By Heather Lende
Life in small town Alaska isn’t drastically different from life anywhere else in the world. In Haines, Alaska, winter roars through with feet upon feet of snow, spring alternates between slushy and sunshine-y days, and summer lingers just long enough to bring out all the brightness in life. Daily activities include things like bike trips gone awry, preparation and planning for cross-country meets, and friendly run-ins with helpful neighbors that fill triple roles as a fireman, volunteer ambulance driver, and local radio host. Everybody knows everybody, and everybody helps everybody else out. That’s the way it goes in a small town. Potlucks and community gatherings are replete with fresh-caught fish and game, from salmon, to elk, to black bear. Life, and death, happens in a local setting, which means the community and the land on which the community exists are as essential to the individual as they are to the whole. Sometimes the small town can feel frustratingly claustrophobic in the way that everybody knows everybody else’s business, but the genuine concern, care, and consideration given to all the locals (whether newcomers or old-timers) makes small town life rewarding. These stories capture the beauty of that life cycle.
“Take Good Care of the Dogs and the Garden” is the second book by Heather Lende (though I haven’t read the first). Lende, who writes obituaries for Haines residents as well as regular columns in the local and regional newspapers, captures the bucolic beauty of small town life against the backdrop of the breathtaking (and sometimes dangerous) Alaskan wilderness. She shares her observations in conversational essays that read more smoothly than a journal entry and less intellectual than a newspaper article. To contextualize her experiences, she imparts just enough history of the land and native cultures in the region to acknowledge her presence as a transplant without bogging readers down with nitty-gritty detail. Written after she had a run-in with a truck (which happened while she was riding a bike), Lende returns to the theme of facing and accepting uncertainty in order to live more wholly. In doing so, she shares stories of the Haines residents she memorializes in obituaries, and explores her own grief at having lost her mother almost a year after she was hit by a truck. In a town in which everyone is connected to everyone else, Lende looks at the connections between the pieces of life: the good, the bad, and especially the ugly. Acknowledging each of these pieces allows for greater presence with them, especially the good.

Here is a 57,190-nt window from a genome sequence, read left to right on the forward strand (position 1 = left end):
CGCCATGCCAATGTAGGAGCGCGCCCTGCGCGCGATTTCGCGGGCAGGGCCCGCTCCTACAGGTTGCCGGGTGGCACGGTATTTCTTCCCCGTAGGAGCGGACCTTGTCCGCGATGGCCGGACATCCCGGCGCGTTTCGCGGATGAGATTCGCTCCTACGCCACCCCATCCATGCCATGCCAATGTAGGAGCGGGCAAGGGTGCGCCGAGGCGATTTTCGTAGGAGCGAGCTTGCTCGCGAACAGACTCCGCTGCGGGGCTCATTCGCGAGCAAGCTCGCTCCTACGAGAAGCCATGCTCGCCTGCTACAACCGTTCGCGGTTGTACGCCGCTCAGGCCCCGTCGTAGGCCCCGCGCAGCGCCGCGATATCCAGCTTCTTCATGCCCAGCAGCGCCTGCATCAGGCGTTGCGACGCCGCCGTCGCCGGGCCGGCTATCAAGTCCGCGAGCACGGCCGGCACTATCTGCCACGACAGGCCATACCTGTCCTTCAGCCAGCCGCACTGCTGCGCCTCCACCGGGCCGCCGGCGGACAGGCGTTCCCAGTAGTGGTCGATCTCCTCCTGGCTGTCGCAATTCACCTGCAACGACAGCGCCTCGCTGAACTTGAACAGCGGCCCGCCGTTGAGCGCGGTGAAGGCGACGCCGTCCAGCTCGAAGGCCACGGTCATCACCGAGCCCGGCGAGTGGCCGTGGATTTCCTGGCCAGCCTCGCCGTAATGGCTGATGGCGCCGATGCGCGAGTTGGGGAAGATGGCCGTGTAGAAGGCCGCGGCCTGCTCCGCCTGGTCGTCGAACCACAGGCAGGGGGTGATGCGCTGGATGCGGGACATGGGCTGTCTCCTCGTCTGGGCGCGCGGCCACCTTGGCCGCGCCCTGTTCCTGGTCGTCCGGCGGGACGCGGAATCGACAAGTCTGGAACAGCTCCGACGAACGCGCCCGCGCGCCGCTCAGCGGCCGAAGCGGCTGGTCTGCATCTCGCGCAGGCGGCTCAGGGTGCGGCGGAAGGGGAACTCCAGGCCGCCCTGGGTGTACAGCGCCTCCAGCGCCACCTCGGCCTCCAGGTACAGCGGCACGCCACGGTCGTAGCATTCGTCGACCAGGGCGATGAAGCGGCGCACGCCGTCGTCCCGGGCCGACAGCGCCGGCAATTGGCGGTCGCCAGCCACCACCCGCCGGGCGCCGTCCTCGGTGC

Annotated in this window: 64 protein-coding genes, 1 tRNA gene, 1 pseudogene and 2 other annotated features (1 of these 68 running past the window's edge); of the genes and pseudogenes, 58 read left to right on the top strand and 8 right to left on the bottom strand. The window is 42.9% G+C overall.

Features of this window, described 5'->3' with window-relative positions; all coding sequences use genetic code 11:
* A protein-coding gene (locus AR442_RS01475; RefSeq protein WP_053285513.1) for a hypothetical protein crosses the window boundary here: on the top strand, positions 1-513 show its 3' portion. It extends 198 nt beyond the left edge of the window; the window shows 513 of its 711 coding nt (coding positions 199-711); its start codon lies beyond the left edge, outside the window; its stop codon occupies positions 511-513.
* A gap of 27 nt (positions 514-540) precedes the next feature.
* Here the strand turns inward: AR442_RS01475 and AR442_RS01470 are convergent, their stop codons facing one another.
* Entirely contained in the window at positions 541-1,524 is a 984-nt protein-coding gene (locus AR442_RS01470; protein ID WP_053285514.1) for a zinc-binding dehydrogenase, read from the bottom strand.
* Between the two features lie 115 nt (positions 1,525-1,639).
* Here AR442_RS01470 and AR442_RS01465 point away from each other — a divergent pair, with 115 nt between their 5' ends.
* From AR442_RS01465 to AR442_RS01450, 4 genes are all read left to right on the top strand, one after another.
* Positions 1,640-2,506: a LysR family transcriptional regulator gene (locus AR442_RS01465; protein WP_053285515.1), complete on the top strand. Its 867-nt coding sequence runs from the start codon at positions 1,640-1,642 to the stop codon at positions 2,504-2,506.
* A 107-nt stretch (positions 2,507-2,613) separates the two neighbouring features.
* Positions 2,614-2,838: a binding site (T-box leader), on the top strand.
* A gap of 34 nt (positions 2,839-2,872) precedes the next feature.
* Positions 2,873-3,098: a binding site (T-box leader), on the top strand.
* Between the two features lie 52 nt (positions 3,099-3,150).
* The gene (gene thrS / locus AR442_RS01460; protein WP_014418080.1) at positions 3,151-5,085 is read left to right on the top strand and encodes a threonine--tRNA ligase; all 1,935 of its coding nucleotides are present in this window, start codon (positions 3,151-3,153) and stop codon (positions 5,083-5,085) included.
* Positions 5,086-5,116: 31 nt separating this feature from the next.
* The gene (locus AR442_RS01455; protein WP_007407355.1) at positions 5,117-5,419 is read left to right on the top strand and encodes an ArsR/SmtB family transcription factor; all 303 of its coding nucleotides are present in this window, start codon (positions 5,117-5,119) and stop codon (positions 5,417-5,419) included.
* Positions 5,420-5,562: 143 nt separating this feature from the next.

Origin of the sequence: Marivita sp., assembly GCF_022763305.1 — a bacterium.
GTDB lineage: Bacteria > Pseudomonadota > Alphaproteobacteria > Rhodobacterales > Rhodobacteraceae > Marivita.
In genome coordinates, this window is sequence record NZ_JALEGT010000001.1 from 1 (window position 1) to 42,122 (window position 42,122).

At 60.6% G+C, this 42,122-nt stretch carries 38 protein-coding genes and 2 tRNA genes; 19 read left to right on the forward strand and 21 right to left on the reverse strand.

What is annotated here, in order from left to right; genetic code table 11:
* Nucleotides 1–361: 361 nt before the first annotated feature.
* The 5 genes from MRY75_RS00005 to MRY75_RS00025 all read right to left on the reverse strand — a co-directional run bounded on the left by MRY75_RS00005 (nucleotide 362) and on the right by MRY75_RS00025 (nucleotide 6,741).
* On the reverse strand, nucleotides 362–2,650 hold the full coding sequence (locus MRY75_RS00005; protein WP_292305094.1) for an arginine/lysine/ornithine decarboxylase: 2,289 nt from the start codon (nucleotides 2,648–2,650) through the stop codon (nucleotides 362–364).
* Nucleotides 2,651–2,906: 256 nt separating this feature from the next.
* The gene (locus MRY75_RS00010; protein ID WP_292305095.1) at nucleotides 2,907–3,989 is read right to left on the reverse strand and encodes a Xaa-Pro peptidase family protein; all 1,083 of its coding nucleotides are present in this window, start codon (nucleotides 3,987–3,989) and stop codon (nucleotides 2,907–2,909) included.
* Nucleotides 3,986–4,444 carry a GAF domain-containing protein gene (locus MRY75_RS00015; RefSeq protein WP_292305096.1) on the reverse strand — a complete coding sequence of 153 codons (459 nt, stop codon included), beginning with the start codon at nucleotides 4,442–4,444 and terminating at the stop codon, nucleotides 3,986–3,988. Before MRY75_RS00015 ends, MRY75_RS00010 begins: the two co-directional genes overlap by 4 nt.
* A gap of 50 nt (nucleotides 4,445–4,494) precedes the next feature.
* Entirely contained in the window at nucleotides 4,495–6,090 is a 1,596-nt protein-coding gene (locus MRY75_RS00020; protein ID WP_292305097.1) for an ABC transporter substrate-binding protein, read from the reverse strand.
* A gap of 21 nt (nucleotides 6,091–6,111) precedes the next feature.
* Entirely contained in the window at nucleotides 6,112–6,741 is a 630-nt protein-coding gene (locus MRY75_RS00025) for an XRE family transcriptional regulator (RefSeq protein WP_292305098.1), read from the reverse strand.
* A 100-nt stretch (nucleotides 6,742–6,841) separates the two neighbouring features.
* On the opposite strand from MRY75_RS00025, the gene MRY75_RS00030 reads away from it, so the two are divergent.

I picked this book up because I thought “small town. Alaska. Who wouldn’t want to read that?” I thoroughly enjoyed her descriptions of the town, the quirks of her neighbors, and the way in which all the people fit together. I especially loved anything related to Alaskan wilderness adventures (yes, even her black bear hunting expedition). Though it was part of the description, I was not expecting this book to be quite so religious. Lende regularly quotes the Book of Common Prayer, and most of the chapters in the book impart a spiritual lesson. I could take it or leave it because I would rather wrestle with concerns of life and death in a context that is more familiar to me, but regardless, I thoroughly enjoyed the book and would recommend it to others.